For youth pastors, young adult pastors, and others who work with this group, this research gives current insight based on survey data. Lifeway has published a podcast with it, found at Stetzer’s article.
From Ed Stetzer’s research:
In fact, 73 percent of unchurched twentysomethings consider themselves “spiritual” and would like to know more about “God or a higher supreme being.”
This is 11 percent higher than among unchurched individuals who are 30 years old and older.
They are also significantly more likely to attend church or a small group than older, unchurched generations.
This research is included in my newest book, Lost and Found: The Younger Unchurched and the Churches That Reach Them, co written by Richie Stanley and Jason Hayes. You can get some more numbers and thoughts from the authors of the book in this article at Lifeway.
The research suggests that the church is not doing well enough in meeting their needs, and looks into why they do or do not attend.
Definitions used in this research:
- Young Adults: 20-29 who didn’t go to church in the last 6 months (perhaps execept for a wedding or funeral)
- Spiritual: self-identify as spiritual. A sense that God is real and they think about spiritual things.
They are interested in the Jesus, but not the church (See They like Jesus, but not the Church by Dan Kimball). Interested in depth and community. The catch is that these can be found outside of the church.
What they are looking for is what the church is called to be.
They have more historic beliefs such as Jesus actually rose from the dead, but a higher sense of pluralism suggests they may not connect them with the local church. 81% believe in God or a surpreme being, but 58% suggested there is no difference between the dieties of other religions.
Listen to the full 20 minute podcast — I found it very interesting.
“The most encouraging take away, when a pastor looks into what young adults are looking for — any church despite their style or music — I can really help our church meet their needs: relationships, authenticity, social action, mentoring”
From the related article at Lifeway:
The survey also indicated that young adults have an openness toward conversations about Christianity. Eighty-nine percent of unchurched young adults say they would listen to what someone believes about Christianity. That number is 14 percent higher than among those 30 and older.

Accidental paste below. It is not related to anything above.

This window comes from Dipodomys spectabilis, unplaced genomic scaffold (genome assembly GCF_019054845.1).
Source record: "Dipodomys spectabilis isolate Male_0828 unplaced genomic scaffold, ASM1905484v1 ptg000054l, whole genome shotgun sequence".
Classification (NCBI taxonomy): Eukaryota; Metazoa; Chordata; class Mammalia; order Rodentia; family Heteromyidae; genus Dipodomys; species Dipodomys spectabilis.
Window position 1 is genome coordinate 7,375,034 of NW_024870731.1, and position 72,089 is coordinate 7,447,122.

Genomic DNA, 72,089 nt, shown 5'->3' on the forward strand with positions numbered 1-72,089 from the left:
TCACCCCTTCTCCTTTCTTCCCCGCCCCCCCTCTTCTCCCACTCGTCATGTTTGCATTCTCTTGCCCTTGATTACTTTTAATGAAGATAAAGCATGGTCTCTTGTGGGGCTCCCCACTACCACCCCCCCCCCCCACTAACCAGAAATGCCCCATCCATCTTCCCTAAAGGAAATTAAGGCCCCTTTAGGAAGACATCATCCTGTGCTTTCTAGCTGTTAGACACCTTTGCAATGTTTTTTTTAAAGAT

Young adults would also react positively to invitations from friends to study the Bible. Survey respondents were asked to affirm the following statement: “I would be willing to study the Bible if a friend asked me to.” Sixty-one percent of 20-somethings responded, “Yes.” That’s about 20 percent higher than affirmative responses from older generations.
The survey also revealed opportunities for churches among the 20-something crowd. According to the survey, 63 percent of young adults said they would attend church if it presented truth to them in an understandable way “that relates to my life now.” Only 47 percent of respondents 30 years old and older agreed.
Unchurched young people also want to know the church cares about them. The survey found that 58 percent of 20-somethings would be more likely to attend if people at the church “cared for them as a person.”
The national phone survey included 900 unchurched respondents ages of 20-29 and 502 respondents age 30 and over. The survey provides a 95 percent confidence that the sampling error is 2.5 percent.
Let me ask you this
- What do these statistics mean for your local context?
- Are you seeing this in your local church context?
Share with us what you think in the comment field (Feed readers via email or RSS will need to click through).
Am curious as to the source of your statistics. Am working on a project about young adults and the smaller church so would appreciate any info you can give me on research pertaining to such. Thanks.
It is very encouraging news to think this audience is not as hostile toward the bible as I thought.
Everything is Spiritual, a dvd by Rob Bell, does a wonderful job of summarizing some of this conversation.